1780 January 20th Thursday.1 Although We endeavoured in Bilbao to take as much Exercise as possible and to amuse ourselves as well as We could, and although the Attention and Hospitality of the House of Gardoqui had done every Thing in their Power to oblige Us, Our Residence in this place was nevertheless very far from being comfortable. We were all sick with violent Colds and Coughs, some of the Servants and Children were so ill that We lived under gloomy Apprehensions, of being detained a long time and perhaps loosing some of our Company. The Houses here as well as every where else were without Chimneys, fires or Windows, and We could find none of those Comforts and Conveniences to which We had been all accustomed from the Cradle, nor any of that sweet and quiet repose in Sleep upon which health and happiness so much depend. On the twentieth, however We summoned Resolution enough to take our departure from Bilbao, and passing over a mountainous Country and very bad roads arrived at the River or rather the Brook that divides Spain from France. The Houses in Biscay and Guipuscua appeared to be larger and more convenient than those in Gallicia, Castile or Leon, but the public Houses were much the same. In the last house in Spain We found one Chimney which was the only one We saw since We left that in the House of Mr. Detournelle the French Consul in Corunna.2 In our Course We saw a few Villages and particularly Fontarabbia at a distance. We reached St. John De Luz, the first Village in France, and there We dined. And never was a Captive escaped from Prison more delighted than I was, for every Thing here was clean, sweet and comfortable in Comparison of any Thing We had found in any part of Spain.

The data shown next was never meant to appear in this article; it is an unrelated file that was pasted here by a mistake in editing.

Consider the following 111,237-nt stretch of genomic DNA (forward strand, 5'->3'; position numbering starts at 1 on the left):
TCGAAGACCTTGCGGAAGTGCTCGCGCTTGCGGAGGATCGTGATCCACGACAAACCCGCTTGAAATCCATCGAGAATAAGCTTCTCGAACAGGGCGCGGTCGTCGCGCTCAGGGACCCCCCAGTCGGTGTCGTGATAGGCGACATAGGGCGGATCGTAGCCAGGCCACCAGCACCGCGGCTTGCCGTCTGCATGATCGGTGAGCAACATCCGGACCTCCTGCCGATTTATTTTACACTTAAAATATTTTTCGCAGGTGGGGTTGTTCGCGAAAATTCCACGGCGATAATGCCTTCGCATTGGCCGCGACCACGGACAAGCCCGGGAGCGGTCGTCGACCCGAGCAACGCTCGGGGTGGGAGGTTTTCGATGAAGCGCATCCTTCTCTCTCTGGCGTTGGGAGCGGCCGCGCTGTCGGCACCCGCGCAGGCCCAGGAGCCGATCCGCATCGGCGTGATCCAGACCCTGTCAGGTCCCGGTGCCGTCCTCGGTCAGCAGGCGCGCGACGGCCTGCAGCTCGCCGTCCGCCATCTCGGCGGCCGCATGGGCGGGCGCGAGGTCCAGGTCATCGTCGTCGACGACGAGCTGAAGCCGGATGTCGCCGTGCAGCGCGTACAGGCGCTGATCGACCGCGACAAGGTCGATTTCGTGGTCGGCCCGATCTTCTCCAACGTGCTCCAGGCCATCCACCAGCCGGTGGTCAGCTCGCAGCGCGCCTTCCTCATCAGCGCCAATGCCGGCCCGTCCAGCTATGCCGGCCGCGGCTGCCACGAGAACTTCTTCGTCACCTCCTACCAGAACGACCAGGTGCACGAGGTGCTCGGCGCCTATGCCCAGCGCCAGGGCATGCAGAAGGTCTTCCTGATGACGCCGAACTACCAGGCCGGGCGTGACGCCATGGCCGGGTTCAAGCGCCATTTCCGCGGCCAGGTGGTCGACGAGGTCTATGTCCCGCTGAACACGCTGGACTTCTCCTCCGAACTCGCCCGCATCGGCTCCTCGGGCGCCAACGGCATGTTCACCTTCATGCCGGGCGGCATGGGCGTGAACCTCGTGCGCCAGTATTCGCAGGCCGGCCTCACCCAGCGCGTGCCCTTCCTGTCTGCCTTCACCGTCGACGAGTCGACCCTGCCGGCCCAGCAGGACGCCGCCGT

1. This and the following four entries (through 30 Jan.) are wholly retrospective, there being no entries in JA’s Diary between 19 and 31 Jan. 1780.They are also the first entries in Part Three of the Autobiography included in CFA’s edition, he having up to this point printed the original Diary entries for the voyage on the Sensible and the journey through Spain without drawing upon JA’s occasional recollections and added comments in “Peace.”
2. Since JA made so much of the subject of chimneys, or rather the want of them, in Spain, it may be pointed out that on 24 Jan. he wrote from Bayonne to Joseph Gardoqui & Sons: “I assure you We discovered two or three fine Chimneys, besides that which you mentioned to us, which contributed not a little to our Health and Comfort” (LbC, Adams Papers).